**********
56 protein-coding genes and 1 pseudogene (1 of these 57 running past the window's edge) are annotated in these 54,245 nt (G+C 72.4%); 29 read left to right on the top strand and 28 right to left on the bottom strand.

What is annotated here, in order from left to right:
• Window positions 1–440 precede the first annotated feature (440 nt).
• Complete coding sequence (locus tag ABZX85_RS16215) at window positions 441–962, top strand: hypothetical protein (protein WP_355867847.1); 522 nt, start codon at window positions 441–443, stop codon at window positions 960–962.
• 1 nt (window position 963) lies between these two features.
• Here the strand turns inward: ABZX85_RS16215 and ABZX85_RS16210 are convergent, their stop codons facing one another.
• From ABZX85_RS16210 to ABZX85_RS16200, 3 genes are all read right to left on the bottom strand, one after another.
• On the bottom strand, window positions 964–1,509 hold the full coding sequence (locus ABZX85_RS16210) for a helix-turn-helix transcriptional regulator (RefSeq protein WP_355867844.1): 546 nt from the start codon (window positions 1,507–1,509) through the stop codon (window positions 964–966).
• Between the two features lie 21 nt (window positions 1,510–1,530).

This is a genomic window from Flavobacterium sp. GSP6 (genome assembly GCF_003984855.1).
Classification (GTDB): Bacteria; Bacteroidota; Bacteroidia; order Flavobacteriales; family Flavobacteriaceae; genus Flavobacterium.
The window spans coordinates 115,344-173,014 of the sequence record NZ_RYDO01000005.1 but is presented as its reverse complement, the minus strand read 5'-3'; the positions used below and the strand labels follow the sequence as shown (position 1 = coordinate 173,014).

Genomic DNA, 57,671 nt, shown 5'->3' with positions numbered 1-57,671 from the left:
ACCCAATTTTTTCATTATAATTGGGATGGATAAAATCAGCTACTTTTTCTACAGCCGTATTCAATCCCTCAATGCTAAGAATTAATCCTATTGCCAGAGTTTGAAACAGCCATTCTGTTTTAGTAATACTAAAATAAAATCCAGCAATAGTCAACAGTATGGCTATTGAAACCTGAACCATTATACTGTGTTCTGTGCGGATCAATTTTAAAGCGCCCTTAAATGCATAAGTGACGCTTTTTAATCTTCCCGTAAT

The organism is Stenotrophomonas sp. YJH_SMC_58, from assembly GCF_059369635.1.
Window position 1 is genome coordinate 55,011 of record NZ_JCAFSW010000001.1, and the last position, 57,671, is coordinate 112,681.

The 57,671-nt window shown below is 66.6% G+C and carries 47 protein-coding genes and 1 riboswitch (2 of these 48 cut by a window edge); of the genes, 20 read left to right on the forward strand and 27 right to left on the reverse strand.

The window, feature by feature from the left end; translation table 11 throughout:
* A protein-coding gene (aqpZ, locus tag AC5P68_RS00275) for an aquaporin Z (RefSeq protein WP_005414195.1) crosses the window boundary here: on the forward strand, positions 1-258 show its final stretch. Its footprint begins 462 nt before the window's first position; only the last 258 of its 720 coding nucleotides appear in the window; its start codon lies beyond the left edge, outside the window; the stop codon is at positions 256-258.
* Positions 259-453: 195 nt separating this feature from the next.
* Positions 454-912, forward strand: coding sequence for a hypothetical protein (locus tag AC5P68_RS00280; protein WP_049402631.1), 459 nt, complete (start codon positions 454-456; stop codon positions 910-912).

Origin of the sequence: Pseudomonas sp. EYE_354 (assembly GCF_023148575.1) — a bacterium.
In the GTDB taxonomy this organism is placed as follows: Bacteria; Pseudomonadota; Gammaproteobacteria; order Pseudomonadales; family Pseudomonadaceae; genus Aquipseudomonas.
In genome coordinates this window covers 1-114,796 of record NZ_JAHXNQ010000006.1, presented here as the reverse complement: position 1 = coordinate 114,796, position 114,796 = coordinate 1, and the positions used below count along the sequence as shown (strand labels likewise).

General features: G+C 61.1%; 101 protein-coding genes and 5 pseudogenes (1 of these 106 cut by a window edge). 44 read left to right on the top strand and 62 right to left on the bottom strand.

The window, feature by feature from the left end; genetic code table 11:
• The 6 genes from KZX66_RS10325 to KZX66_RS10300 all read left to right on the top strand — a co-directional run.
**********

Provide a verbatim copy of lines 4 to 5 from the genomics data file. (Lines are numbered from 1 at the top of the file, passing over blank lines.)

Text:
• Complete coding sequence (locus tag ABZX85_RS16215) at window positions 441–962, top strand: hypothetical protein (protein WP_355867847.1); 522 nt, start codon at window positions 441–443, stop codon at window positions 960–962.
• 1 nt (window position 963) lies between these two features.